Stress not only makes us feel more irritated, tired or on edge but also has consequences on the body that could affect our overall health.

We tell you more here.

~Tips for your health from Health Insurance Spain~

Stress on the body

When we perceive a threat or danger, our body prepares for two responses: fight or flight.

These involve the autonomic nervous system. This is divided into two: sympathetic nervous system, which prepares the body for action, and parasympathetic, which regulates the activities of our body at rest.

When faced with threatening stimuli the sympathetic system produces a hormonal response, generating more adrenaline and cortisol. The first increases the heart rate and dilates the pupils and bronchioles and we start sweating. The second hormone increases the blood sugar level and oppresses the activity of the immune system.

This is temporary, as the parasympathetic nervous system puts everything “back to normal”, but it is easy to imagine that when the entire process occurs too often or constantly, it can have harmful effects on our health.

Physical symptoms of stress

It is not easy to distinguish between an acceptable and excessive level of stress. We are used to running around, doing several things at a time and regularly facing challenges, so it is important to pay attention not only to our mood but also to some physical symptoms that warn us that the daily stress is taking its toll:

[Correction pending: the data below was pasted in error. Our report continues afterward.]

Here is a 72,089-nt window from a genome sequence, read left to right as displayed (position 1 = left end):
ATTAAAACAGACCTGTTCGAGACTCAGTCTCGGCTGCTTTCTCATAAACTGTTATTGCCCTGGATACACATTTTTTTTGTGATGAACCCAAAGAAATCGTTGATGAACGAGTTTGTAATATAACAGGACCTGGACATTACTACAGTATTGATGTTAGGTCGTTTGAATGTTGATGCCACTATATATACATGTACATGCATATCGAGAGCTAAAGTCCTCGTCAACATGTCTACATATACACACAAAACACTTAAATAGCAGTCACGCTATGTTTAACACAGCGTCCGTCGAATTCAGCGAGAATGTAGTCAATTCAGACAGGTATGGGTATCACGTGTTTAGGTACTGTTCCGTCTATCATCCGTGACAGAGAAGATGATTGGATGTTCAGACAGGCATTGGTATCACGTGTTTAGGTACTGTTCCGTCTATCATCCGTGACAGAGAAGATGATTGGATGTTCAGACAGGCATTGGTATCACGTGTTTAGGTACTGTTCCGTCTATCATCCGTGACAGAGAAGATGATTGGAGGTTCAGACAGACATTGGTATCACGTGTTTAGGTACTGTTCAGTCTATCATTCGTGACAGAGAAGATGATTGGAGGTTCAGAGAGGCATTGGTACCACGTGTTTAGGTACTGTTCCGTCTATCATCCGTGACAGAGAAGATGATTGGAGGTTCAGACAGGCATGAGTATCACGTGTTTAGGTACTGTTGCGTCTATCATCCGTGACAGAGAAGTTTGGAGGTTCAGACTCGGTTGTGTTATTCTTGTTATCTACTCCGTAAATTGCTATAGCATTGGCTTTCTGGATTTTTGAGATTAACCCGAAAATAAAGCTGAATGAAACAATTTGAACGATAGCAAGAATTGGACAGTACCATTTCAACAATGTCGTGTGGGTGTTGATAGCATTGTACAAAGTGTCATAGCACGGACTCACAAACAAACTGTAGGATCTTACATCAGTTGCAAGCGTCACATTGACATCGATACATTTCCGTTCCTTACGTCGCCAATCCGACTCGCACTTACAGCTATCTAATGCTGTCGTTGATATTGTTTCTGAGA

• Frequent headaches
• Diarrhoea or constipation
• Excessive tiredness or lack of energy
• Rigid jaw, tense muscles
• Insomnia or sleepiness
• Unusual changes in weight

Our brain will also send other warning signs, such as lack of motivation, low sex drive, irritability, anxiety or forgetfulness and memory loss.

Consequences of chronic stress

The risks of chronic stress include lower defences, high blood pressure, diabetes, heart failure, acne, eczema, depression,
anxiety or problems like muscle contractures or bruxism.

Constant stress can also make us put on weight, as it affects the regulation of our impulses and emotions.

Some studies claim that burnout, one of the most frequent types of stress, increases the risk of developing heart disease by 68% and the risk of heart attack by 23%. Stress can lead to serious health problems in the long-term, so prevention and treatment are very important.

You can consult a specialist, practice mindfulness, do moderate exercise, look for another job, do a pleasant activity at the end of the day, such as walking or reading, etc. A less stressful life is a healthier life, in every aspect.



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